Gun policy change in America seems to have come to a fork in the road: on the one hand, the forces favoring stronger gun laws have become more numerous, more vocal, and arguably more successful. On the other hand, the infusion of new, very conservative judicial appointments coming from the Trump administration who seem to embrace unadorned fealty to a broad reading of the Second Amendment (including two new conservative Supreme Court justices) suggests that the courts are poised to view gun laws with greater skepticism.
So where does that leave the country on this vexing issue? As Yogi Berra once said, “when you come to a fork in the road, take it.” Here’s one suggestion for taking the fork, so to speak, on the gun issue: restricting ammunition magazines—specifically, what are called large capacity magazines (LCMs), meaning those that hold more than ten rounds.
Mounting research supports the conclusion that the ability to fire numerous rounds without reloading is both increasingly appealing to mass shooters, and is a major source of injury and death in gun crime more generally. For example, LCMs have been used in more than half of all mass shootings. In the last ten years, mass shootings that involved LCMs resulted in 155% more people shot and 47% more deaths than when the perpetrators did not use LCMs. Among all gun crimes since 2004, LCM use has increased steadily, such that they now are used in over 40 percent of all serious violence incidents.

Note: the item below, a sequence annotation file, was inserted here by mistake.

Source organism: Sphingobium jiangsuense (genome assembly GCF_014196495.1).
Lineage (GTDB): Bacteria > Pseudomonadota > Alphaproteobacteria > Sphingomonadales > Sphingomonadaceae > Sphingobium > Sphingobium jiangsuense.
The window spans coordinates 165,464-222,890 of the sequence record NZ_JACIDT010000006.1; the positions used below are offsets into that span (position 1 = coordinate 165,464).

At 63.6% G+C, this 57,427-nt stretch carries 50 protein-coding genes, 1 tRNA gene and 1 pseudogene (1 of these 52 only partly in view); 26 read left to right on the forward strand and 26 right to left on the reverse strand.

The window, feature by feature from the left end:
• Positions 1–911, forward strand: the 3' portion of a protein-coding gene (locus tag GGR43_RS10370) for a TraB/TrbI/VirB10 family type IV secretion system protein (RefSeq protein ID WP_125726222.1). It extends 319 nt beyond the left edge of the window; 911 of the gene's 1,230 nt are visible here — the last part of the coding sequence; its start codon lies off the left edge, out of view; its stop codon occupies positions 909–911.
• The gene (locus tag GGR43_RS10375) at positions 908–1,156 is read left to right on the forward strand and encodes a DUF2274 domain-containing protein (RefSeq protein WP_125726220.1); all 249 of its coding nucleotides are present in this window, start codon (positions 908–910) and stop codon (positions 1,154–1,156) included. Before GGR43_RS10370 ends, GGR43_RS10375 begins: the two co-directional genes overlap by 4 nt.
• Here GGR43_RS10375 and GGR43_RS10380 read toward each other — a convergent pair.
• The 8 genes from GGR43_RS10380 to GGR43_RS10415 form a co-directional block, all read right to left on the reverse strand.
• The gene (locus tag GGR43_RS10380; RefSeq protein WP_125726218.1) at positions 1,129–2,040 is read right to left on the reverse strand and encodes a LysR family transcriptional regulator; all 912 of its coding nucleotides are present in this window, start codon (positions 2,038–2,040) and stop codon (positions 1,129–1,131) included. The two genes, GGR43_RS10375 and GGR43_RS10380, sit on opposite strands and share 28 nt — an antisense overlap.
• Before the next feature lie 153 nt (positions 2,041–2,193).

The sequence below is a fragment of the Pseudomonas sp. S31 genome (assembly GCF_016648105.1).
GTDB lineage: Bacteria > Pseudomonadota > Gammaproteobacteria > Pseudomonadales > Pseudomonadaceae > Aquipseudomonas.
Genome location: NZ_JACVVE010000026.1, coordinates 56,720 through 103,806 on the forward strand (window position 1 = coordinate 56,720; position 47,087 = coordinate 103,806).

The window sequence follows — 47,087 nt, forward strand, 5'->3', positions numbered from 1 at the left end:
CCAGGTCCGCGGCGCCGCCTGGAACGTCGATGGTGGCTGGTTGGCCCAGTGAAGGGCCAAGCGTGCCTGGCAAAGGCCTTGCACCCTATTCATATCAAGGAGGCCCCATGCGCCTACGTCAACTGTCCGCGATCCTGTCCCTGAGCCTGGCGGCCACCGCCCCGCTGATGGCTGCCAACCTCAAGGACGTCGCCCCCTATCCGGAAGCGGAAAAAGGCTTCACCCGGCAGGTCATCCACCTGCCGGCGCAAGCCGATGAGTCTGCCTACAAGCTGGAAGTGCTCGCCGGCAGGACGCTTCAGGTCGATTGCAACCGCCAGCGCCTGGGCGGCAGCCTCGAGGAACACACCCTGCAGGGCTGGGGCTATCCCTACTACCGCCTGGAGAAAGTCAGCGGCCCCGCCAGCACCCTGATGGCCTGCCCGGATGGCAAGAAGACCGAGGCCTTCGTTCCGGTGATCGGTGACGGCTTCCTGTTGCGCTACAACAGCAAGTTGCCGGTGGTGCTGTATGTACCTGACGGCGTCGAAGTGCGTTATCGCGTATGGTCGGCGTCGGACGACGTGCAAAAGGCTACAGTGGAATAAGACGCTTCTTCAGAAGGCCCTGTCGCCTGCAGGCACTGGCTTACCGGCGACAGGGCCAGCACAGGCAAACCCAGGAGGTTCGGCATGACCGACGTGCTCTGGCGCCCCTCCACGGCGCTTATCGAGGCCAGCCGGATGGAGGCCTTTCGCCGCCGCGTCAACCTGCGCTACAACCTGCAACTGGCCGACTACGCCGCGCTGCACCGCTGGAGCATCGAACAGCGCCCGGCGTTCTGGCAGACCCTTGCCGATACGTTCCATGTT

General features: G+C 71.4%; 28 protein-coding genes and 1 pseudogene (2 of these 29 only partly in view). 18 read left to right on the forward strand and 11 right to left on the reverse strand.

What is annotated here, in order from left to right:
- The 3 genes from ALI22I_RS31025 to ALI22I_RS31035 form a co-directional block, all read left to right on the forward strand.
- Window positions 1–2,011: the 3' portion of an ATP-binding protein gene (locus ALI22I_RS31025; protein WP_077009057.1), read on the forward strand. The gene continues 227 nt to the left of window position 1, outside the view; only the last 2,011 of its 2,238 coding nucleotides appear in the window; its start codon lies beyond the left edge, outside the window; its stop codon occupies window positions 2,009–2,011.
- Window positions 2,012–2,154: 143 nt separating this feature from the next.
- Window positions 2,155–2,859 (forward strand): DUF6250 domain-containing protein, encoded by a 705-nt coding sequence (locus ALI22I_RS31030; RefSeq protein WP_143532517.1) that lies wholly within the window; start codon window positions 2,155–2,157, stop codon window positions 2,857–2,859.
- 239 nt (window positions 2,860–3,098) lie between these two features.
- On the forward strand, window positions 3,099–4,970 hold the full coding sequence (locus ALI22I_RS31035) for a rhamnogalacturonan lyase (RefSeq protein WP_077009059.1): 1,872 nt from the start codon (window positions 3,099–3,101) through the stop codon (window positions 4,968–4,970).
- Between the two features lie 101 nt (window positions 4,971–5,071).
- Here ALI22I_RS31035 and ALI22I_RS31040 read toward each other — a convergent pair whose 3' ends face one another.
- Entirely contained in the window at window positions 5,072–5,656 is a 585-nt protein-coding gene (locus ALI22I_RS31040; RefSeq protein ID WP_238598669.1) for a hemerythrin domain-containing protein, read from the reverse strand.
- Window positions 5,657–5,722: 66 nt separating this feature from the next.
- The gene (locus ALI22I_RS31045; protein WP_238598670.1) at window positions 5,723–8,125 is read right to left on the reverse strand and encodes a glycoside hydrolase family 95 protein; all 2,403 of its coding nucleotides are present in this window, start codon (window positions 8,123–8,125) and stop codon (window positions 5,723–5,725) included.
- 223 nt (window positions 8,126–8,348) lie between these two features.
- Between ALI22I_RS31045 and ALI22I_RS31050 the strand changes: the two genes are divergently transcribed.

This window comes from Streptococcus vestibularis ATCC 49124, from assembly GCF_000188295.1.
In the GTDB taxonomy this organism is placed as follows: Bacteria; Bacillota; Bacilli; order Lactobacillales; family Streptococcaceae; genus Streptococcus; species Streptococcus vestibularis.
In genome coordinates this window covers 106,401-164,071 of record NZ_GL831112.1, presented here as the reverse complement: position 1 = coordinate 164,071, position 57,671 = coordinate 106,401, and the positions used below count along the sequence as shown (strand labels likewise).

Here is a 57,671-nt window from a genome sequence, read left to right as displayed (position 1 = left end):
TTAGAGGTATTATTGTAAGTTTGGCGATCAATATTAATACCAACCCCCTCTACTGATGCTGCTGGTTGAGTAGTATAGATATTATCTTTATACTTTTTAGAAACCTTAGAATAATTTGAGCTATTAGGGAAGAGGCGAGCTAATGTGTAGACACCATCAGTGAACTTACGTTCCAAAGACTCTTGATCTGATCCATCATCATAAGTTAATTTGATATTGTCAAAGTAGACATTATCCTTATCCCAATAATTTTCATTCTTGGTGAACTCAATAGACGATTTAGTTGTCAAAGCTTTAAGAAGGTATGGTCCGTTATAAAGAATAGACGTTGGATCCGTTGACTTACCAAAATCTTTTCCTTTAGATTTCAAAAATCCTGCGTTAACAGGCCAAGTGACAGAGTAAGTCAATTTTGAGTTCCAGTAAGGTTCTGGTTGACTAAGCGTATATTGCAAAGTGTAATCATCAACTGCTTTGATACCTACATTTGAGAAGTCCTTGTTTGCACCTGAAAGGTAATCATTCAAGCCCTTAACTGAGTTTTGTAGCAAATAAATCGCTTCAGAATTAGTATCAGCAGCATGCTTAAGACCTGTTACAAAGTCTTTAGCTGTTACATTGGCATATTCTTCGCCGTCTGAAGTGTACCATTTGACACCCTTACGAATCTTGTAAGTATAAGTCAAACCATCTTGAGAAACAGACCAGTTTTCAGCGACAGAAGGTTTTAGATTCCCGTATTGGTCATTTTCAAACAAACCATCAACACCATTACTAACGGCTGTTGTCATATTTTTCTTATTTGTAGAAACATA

Restrictions on magazines are by no means unprecedented, or even new. LCMs were restricted at the federal level in the 1994 assault weapons ban, a limit that existed until 2004, when the law lapsed. Today, nine states plus D.C. have LCM limits. Interestingly, the ability to fire weapons without reloading was widely restricted decades ago: from 1927-1934, at least 18 states restricted weapons that could fire more than a specified number of rounds without reloading (ranging from more than a single round to 18 rounds, depending on the state).
And let’s be clear: an ammo magazine is an accessory, not a gun. LCM restrictions do not prevent firearms from operating—only from having a prolific firing capability. And what is the argument against such restrictions? Only one: some gun enthusiasts enjoy firing numerous rounds at a firing range as a form of entertainment or stress relief. In other words, there is no compelling argument for unfettered civilian access to LCMs. Here, surely, is a policy idea that will save lives, not impinge on gun rights, even as viewed more expansively by some, and that would be welcomed by most Americans.